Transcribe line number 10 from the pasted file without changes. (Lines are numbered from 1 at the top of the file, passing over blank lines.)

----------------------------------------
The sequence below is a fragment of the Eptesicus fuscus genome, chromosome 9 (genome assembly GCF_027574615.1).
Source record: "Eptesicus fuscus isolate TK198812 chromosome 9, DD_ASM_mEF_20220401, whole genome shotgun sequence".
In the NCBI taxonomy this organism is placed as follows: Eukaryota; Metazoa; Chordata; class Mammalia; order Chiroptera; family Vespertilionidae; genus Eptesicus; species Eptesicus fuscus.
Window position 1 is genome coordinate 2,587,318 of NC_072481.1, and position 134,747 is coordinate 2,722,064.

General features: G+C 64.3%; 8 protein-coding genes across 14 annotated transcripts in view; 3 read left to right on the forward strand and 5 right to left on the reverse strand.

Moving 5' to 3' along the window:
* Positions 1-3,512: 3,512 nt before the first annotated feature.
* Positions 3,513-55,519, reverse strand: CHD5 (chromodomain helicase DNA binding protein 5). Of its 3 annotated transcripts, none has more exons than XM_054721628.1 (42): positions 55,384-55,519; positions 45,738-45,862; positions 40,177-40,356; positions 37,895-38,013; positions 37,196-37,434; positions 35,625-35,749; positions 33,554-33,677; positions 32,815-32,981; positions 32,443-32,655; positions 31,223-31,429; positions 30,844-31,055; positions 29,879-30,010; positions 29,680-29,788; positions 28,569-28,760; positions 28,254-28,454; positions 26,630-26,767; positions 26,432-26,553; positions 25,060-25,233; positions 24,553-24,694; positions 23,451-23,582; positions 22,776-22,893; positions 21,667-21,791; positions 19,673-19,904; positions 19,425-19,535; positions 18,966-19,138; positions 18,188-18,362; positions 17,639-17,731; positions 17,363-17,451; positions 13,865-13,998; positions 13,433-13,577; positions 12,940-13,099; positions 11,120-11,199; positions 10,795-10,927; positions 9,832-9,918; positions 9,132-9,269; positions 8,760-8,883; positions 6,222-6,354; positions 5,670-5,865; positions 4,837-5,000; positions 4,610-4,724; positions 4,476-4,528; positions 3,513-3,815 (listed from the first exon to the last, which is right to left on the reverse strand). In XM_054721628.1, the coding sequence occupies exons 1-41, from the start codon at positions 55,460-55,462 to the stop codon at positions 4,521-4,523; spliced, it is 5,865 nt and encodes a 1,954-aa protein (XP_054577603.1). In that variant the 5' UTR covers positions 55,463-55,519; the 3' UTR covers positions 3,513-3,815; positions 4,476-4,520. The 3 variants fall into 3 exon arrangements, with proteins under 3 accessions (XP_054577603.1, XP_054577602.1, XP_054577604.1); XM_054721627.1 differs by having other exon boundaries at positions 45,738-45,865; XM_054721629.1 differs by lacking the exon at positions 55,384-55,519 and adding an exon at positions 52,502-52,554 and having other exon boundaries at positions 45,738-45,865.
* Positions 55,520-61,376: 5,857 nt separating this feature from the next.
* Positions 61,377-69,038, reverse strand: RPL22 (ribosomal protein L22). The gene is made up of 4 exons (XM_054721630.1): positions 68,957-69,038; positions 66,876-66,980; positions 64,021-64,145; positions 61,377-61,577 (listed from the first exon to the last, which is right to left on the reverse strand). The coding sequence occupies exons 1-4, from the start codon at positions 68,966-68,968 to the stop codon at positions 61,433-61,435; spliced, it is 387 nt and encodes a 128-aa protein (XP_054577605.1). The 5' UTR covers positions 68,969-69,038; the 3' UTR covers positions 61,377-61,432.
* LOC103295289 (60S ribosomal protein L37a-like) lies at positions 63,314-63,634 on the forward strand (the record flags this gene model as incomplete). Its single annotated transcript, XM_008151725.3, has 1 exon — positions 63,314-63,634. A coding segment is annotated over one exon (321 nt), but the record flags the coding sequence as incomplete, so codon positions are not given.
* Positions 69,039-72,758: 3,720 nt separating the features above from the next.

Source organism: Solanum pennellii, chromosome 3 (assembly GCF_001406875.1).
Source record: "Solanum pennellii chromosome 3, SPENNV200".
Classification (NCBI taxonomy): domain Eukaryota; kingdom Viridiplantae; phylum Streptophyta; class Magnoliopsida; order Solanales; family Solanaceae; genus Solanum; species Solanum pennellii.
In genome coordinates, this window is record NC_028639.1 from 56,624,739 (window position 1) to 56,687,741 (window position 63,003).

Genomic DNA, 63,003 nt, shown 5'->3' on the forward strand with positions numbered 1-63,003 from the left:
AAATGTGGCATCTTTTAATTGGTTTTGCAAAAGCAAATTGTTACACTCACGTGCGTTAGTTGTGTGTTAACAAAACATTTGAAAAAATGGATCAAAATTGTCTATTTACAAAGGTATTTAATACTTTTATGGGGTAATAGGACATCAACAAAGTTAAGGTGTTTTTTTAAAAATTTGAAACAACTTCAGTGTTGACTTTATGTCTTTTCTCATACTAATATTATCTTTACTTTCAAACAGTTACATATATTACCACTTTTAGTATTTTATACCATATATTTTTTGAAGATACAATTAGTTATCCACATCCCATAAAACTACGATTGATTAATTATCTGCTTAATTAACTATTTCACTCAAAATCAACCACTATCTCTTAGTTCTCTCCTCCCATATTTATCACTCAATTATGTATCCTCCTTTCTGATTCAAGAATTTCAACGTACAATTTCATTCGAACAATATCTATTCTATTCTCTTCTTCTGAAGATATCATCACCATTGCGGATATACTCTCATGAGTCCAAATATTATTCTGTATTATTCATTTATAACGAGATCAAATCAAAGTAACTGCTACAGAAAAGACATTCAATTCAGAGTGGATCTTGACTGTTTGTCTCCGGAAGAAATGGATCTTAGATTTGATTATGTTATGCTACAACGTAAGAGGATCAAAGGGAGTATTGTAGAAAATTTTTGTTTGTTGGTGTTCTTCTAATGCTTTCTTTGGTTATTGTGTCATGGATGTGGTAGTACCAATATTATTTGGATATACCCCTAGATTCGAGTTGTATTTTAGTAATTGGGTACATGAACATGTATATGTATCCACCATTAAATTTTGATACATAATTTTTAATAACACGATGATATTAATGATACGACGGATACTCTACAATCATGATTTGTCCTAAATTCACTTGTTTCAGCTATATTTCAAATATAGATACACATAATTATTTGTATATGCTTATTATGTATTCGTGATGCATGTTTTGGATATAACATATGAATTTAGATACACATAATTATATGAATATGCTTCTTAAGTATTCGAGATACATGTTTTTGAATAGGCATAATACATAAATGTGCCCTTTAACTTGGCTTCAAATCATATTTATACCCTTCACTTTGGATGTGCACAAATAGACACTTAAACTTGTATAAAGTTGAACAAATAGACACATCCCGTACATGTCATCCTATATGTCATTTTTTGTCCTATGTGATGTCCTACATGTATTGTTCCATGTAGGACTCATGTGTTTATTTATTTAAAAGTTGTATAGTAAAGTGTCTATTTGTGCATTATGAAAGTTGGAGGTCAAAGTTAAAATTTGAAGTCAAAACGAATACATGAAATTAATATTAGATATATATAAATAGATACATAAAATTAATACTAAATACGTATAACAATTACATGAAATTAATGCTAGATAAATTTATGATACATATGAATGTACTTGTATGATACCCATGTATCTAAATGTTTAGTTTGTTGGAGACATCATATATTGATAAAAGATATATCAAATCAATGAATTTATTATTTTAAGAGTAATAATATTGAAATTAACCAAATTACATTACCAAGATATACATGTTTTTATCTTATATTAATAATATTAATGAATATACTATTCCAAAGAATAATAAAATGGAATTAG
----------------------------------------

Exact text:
* Positions 61,377-69,038, reverse strand: RPL22 (ribosomal protein L22). The gene is made up of 4 exons (XM_054721630.1): positions 68,957-69,038; positions 66,876-66,980; positions 64,021-64,145; positions 61,377-61,577 (listed from the first exon to the last, which is right to left on the reverse strand). The coding sequence occupies exons 1-4, from the start codon at positions 68,966-68,968 to the stop codon at positions 61,433-61,435; spliced, it is 387 nt and encodes a 128-aa protein (XP_054577605.1). The 5' UTR covers positions 68,969-69,038; the 3' UTR covers positions 61,377-61,432.